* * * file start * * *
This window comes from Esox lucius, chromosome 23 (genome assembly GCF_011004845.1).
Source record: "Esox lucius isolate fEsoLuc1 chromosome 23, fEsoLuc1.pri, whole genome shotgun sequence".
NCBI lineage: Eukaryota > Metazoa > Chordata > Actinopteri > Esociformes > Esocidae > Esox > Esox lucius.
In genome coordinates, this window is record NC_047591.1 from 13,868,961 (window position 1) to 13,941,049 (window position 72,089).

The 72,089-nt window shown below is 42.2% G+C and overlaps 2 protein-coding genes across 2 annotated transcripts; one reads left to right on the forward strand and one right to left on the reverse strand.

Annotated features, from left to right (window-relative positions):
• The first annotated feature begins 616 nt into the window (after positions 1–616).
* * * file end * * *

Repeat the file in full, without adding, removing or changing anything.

This window comes from Esox lucius, chromosome 23 (genome assembly GCF_011004845.1).
Source record: "Esox lucius isolate fEsoLuc1 chromosome 23, fEsoLuc1.pri, whole genome shotgun sequence".
NCBI lineage: Eukaryota > Metazoa > Chordata > Actinopteri > Esociformes > Esocidae > Esox > Esox lucius.
In genome coordinates, this window is record NC_047591.1 from 13,868,961 (window position 1) to 13,941,049 (window position 72,089).

The 72,089-nt window shown below is 42.2% G+C and overlaps 2 protein-coding genes across 2 annotated transcripts; one reads left to right on the forward strand and one right to left on the reverse strand.

Annotated features, from left to right (window-relative positions):
• The first annotated feature begins 616 nt into the window (after positions 1–616).